Saturday, December 4, 2010

Are you bloody kidding me?

In December of 2008, four teenagers took a ride with another teenager after a youth event in Louisville because the provided vans were all full.  As they drove, a policeman noticed that the car they were driving in was stolen, and attempted to pull the driver, Herbert Lee, over.  Rather than pulling over, Lee floored it, leading LMPD on a chase.  Eventually he crashed the car with enough force to break it in two pieces, sending half of it through a fence and wrapping the other half around a tree.

All four of his passengers died.

Prosecutors charged him with murder, but the jury decided to convict on manslaughter.  While I don't agree with that finding, the jury was given that option, and the jury system is what it is.

It's the sentence Lee received that I have a problem with.  He was given one year in juvenile detention.  Read that again.  This guy killed four young men by fleeing the police in a stolen car and he will serve one year in juvie.  For this, I blame the state legislature for putting weak sentences into the juvenile manslaughter laws.

Additionally, he's supposed to do a year of probation after that, but his lawyers say the judge can't do that to him, so they're going to appeal.  They sincerely believe that their client doesn't deserve the inconvenience of another year of supervision after the unbelievable light term of one year in jail.

Whiskey Tango Foxtrot, over!

Yeah, I know, I know, the judge should take into consideration this fine, upstanding pillar of the community's upbringing in a rough home, or maybe how he was trying to turn his life around when he stole a car to go to a community event.  Look, I came from a pretty messed up home. My mother was a drug addict, my father disappeared, alcohol and drugs were a major factor in the home, we moved around a lot, and some would say it was an abusive home.  But as screwed up as I am, I didn't grow up to steal cars and kill teenagers.  He'll get no sympathy from me.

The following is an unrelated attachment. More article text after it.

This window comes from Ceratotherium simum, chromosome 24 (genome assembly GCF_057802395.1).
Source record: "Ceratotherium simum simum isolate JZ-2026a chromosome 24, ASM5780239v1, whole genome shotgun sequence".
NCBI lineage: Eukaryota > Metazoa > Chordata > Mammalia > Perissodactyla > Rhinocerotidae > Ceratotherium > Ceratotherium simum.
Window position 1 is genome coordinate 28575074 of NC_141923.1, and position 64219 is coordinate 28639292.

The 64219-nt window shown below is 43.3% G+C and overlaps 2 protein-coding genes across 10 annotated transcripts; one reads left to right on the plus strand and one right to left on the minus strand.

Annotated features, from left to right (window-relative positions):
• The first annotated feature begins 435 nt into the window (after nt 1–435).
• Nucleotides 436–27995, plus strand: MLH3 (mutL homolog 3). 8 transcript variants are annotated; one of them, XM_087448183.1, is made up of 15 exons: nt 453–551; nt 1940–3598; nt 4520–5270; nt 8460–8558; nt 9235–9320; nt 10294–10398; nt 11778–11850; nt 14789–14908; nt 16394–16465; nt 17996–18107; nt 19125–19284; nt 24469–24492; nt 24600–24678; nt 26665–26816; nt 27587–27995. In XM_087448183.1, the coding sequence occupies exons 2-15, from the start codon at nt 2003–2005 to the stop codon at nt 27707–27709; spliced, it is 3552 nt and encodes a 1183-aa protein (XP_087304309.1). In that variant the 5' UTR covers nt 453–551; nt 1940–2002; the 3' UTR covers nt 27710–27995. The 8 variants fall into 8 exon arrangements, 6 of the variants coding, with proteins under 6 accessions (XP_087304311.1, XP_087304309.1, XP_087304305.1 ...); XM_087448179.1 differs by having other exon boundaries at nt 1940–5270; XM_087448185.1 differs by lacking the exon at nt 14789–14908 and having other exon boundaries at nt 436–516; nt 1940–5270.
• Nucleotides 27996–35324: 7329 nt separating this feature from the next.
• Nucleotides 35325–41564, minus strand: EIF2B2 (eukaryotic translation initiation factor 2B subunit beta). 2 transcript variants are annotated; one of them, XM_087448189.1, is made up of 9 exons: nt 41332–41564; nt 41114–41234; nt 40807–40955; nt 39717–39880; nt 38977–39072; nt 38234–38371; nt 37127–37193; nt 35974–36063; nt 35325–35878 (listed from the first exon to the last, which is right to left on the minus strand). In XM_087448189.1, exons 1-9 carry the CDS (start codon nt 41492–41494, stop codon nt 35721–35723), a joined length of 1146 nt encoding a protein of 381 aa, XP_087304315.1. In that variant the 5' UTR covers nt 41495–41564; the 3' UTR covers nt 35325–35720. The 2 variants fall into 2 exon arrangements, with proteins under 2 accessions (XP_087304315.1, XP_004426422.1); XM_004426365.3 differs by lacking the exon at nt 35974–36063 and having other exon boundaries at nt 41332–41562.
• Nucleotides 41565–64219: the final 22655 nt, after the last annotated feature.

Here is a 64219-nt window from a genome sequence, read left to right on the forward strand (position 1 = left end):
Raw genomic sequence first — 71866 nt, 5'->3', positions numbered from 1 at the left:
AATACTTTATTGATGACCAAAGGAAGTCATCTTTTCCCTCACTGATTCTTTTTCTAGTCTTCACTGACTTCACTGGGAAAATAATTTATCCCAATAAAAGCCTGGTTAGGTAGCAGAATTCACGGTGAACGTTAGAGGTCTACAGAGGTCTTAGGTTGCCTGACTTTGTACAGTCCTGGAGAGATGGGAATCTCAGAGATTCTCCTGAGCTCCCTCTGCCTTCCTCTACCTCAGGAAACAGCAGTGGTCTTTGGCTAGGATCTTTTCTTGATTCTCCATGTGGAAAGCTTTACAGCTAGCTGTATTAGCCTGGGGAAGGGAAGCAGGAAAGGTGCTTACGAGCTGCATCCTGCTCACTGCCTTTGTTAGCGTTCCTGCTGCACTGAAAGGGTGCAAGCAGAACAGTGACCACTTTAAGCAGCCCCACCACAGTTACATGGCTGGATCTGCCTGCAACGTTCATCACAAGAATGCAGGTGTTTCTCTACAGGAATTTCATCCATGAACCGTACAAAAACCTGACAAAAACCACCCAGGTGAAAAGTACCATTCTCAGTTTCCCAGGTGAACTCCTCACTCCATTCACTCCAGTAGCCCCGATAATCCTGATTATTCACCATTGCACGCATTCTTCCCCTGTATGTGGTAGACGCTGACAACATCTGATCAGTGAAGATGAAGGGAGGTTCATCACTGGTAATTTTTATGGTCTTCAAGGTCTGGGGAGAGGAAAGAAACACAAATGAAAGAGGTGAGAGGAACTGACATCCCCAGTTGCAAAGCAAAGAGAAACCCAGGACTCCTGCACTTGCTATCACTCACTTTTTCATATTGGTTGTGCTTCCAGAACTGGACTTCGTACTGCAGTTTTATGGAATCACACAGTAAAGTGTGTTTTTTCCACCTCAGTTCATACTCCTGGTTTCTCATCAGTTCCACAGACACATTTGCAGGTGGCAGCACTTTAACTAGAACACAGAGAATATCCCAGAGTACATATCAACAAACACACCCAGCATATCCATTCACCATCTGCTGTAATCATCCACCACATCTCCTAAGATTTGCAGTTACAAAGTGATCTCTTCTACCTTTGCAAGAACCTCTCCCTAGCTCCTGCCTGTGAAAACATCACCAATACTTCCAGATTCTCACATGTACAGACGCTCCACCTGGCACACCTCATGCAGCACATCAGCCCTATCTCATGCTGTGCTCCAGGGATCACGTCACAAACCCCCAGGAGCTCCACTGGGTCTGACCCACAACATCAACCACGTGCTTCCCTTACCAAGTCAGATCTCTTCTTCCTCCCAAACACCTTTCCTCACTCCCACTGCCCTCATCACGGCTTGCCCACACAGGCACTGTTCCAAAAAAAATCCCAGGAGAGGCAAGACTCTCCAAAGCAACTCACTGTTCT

When I took an introductory law class in college, the instructor hammered in the concepts of legality and justice.  Normally that means that the state can take into account mitigating circumstances when applying the law. Someone can have broken the law, but in the name of justice, the state can choose to not prosecute.  This is the reverse situation, in my opinion.  Lee and his lawyers are complaining that the judge has exceeded his authority, even though Lee is basically walking away from causing the deaths of four teenagers.  A sense of shame should require that they look more at the justice of the additional year of probation they are planning to appeal rather than it's strict legality.

Even if the probation isn't specifically stated in the statutes, Lee should take the sentence as a godsend and live the next 24 months under state supervision.  The families of his victims will be under a cloud the rest of their lives; he can at least give up two years.


Old NFO said...

WTF is right... If he'd killed a child of mine, he'd be hoping he went to prison where I couldn't get my hands on him...

Julie said...

WTF !!!!!!!! Piss weak sentence ....

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